Raman spectroscopy named after Indian physicist Sir C. V. Raman) is a spectroscopic technique used to observe vibrational, rotational, and other low-frequency modes in a system. Raman spectroscopy is commonly used in chemistry to provide a structural fingerprint by which molecules can be identified.

It relies on inelastic scattering, or Raman scattering, of monochromatic light, usually from a laser in the visible, near infrared, or near ultraviolet range. The laser light interacts with molecular vibrations, phonons or other excitations in the system, resulting in the energy of the laser photons being shifted up or down. The shift in energy gives information about the vibrational modes in the system. Infrared spectroscopy yields similar, but complementary, information.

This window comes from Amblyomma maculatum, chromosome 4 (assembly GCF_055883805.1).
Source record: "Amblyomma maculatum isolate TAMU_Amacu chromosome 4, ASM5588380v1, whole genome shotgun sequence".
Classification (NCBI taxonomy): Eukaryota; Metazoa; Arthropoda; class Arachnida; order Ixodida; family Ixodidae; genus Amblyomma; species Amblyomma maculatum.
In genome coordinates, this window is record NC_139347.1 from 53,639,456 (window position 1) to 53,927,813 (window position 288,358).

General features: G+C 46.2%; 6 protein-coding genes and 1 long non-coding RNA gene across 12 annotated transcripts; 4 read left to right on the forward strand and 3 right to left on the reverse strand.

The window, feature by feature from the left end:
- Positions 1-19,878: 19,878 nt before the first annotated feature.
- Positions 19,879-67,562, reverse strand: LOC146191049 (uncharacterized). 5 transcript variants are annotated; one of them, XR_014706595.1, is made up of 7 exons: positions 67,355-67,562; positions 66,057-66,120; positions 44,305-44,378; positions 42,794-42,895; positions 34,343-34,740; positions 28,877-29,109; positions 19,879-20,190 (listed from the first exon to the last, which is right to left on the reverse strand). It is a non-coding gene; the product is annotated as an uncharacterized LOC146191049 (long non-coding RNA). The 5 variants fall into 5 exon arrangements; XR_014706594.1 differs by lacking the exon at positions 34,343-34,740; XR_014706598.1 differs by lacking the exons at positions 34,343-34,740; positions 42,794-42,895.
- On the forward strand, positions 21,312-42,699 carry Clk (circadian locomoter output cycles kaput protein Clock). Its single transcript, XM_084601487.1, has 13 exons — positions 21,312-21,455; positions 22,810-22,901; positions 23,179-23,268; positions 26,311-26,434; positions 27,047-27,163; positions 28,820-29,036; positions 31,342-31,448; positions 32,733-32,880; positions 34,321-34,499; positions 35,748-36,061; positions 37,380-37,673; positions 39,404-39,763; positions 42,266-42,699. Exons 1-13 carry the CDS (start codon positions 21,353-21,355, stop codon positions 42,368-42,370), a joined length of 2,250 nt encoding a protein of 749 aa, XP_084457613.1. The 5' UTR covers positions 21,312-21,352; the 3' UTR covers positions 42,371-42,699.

Typically, a sample is illuminated with a laser beam. Electromagnetic radiation from the illuminated spot is collected with a lens and sent through a monochromator. Elastic scattered radiation at the wavelength corresponding to the laser line (Rayleigh scattering) is filtered out by either a notch filter, edge pass filter, or a band pass filter, while the rest of the collected light is dispersed onto a detector.

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